Tetzaveh: Teaching Techniques
ואתה תצוה את בני ישראל ויקחו אליך שמן זית זך כתית למאור, להעלת נר תמיד: באהל מועד מחוץ לפרכת אשר על העדת יערך אתו אהרן ובניו מערב עד בקר לפני ד' חקת עולם לדרתם מאת בני ישראל.
Now you shall command the Children of Israel that they shall take for you clear olive oil, crushed for illumination, to kindle a lamp continually. In the Tent of Meeting, outside the Partition that is near the Luchos, Aaron and his sons shall arrange it from evening until morning, before Hashem an eternal decree for their generations.
The Gemara teaches that the olive oil used for the menorah was different from the olive oil used in the flour offerings; the flour offerings were mixed with regular made olive oil, crushed and ground, and then purified- while the oil used for the menorah was extracted through a light squeezing, but not ground, in order to ensure that no sediment was mixed in at all.
Another interesting halacha was that enough oil must be placed in the menorah to ensure that the flames would last through the longest winter night; and even in the summertime the same amount of oil was used.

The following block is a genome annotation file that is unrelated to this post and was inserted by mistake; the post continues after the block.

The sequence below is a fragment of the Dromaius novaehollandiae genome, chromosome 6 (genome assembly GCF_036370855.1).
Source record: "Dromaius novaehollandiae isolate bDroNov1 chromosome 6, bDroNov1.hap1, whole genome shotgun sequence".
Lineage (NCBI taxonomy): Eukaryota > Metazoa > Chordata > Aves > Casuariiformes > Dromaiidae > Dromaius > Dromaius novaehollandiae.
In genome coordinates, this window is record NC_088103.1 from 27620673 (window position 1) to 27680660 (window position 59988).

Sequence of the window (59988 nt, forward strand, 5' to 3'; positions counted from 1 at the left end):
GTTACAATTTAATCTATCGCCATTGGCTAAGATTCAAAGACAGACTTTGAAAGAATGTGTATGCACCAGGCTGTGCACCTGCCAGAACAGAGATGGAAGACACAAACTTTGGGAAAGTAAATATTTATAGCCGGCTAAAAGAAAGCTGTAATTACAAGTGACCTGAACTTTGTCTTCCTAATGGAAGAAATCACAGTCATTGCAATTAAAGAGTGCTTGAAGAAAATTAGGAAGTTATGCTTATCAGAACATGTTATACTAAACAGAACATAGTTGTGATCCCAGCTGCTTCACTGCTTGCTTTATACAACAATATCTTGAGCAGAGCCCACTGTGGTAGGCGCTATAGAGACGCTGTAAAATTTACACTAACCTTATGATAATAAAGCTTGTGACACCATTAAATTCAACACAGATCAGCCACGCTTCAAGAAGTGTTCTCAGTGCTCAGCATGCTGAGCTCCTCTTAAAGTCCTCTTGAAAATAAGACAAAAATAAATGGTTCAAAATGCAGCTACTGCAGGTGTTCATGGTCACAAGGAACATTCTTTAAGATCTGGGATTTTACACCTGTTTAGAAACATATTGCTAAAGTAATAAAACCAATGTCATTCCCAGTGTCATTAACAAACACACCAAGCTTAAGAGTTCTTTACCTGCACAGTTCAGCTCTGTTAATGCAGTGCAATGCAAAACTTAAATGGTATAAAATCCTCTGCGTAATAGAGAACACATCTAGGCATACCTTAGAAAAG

Another halacha was that when kindling the lights, the Kohen must hold the flame to the wick until the flame is transferred to the wick, and is able to stand strong on its own. He may not remove the lighter and hope that the wick flares up afterward.
We know that the light of the menorah symbolizes the clear light of the Torah. Rav Moshe Feinstein zt”l sees in these halachos a lesson for anyone in a position to influence and inspire; whether a teacher, parent, or friend.
The purest oil represents that we should strive to teach with the upmost clarity possible. It is our job to explain everything, and not rely on the intellectual capabilities of the student. We should want our lesson to be crystal clear.
The clear oil also speaks to the teacher- we ourselves should teach by example, striving to live as purely and consistently as possible, not having to ‘remove’ and ‘explain’ the sediment afterwards.
Putting in the full amount of oil even for the shorter summer nights represents the “low maintenance” child. Sometimes we feel that we can get away with giving less attention to this child or explaining something less to the gifted child. The menorah teaches us otherwise; we should place just as much oil for the shorter, ‘quicker’ nights, as we do for the longer ones. Even though it may seem that they don’t need as much, we should still strive to give just as much.
And finally, when we try to teach or help someone, our goal should be to enable them to stand on their own. We should give them the life skills and tools to continue their growth independently. As the saying goes, ‘the best teacher renders himself obsolete’. May be all be good role models and teachers for those around us, and continue reaching our own potential!
Have a wonderful Shabbos!